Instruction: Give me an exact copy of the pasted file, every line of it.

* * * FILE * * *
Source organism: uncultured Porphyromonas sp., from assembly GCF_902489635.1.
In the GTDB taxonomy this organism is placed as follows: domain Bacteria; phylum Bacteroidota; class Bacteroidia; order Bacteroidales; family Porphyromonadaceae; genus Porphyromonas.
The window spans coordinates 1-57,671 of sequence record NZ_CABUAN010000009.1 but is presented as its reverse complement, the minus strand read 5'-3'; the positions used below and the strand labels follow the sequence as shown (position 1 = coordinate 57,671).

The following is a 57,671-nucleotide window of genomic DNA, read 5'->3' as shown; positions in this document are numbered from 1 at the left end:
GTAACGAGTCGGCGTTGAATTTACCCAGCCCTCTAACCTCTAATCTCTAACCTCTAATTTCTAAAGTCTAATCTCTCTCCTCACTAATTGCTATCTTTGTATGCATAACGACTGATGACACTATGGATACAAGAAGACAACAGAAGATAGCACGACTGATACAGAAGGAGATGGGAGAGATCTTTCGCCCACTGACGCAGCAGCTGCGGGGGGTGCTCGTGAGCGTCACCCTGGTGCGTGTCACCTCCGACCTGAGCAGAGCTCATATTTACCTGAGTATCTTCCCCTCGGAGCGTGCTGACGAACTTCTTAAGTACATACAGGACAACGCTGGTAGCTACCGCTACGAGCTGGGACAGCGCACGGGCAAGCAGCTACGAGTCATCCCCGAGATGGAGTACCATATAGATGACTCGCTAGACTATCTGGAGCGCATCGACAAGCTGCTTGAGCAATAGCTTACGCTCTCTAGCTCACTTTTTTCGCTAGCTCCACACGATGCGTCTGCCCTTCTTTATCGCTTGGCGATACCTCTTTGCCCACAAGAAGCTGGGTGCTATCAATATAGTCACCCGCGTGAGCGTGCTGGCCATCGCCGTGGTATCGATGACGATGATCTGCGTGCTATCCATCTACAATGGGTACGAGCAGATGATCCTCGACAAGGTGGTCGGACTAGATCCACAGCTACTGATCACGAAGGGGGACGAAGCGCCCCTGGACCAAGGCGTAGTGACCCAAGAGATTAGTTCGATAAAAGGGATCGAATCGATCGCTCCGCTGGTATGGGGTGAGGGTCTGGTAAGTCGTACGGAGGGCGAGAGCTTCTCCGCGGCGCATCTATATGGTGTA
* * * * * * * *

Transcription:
Source organism: uncultured Porphyromonas sp., from assembly GCF_902489635.1.
In the GTDB taxonomy this organism is placed as follows: domain Bacteria; phylum Bacteroidota; class Bacteroidia; order Bacteroidales; family Porphyromonadaceae; genus Porphyromonas.
The window spans coordinates 1-57,671 of sequence record NZ_CABUAN010000009.1 but is presented as its reverse complement, the minus strand read 5'-3'; the positions used below and the strand labels follow the sequence as shown (position 1 = coordinate 57,671).

The following is a 57,671-nucleotide window of genomic DNA, read 5'->3' as shown; positions in this document are numbered from 1 at the left end:
GTAACGAGTCGGCGTTGAATTTACCCAGCCCTCTAACCTCTAATCTCTAACCTCTAATTTCTAAAGTCTAATCTCTCTCCTCACTAATTGCTATCTTTGTATGCATAACGACTGATGACACTATGGATACAAGAAGACAACAGAAGATAGCACGACTGATACAGAAGGAGATGGGAGAGATCTTTCGCCCACTGACGCAGCAGCTGCGGGGGGTGCTCGTGAGCGTCACCCTGGTGCGTGTCACCTCCGACCTGAGCAGAGCTCATATTTACCTGAGTATCTTCCCCTCGGAGCGTGCTGACGAACTTCTTAAGTACATACAGGACAACGCTGGTAGCTACCGCTACGAGCTGGGACAGCGCACGGGCAAGCAGCTACGAGTCATCCCCGAGATGGAGTACCATATAGATGACTCGCTAGACTATCTGGAGCGCATCGACAAGCTGCTTGAGCAATAGCTTACGCTCTCTAGCTCACTTTTTTCGCTAGCTCCACACGATGCGTCTGCCCTTCTTTATCGCTTGGCGATACCTCTTTGCCCACAAGAAGCTGGGTGCTATCAATATAGTCACCCGCGTGAGCGTGCTGGCCATCGCCGTGGTATCGATGACGATGATCTGCGTGCTATCCATCTACAATGGGTACGAGCAGATGATCCTCGACAAGGTGGTCGGACTAGATCCACAGCTACTGATCACGAAGGGGGACGAAGCGCCCCTGGACCAAGGCGTAGTGACCCAAGAGATTAGTTCGATAAAAGGGATCGAATCGATCGCTCCGCTGGTATGGGGTGAGGGTCTGGTAAGTCGTACGGAGGGCGAGAGCTTCTCCGCGGCGCATCTATATGGTGTA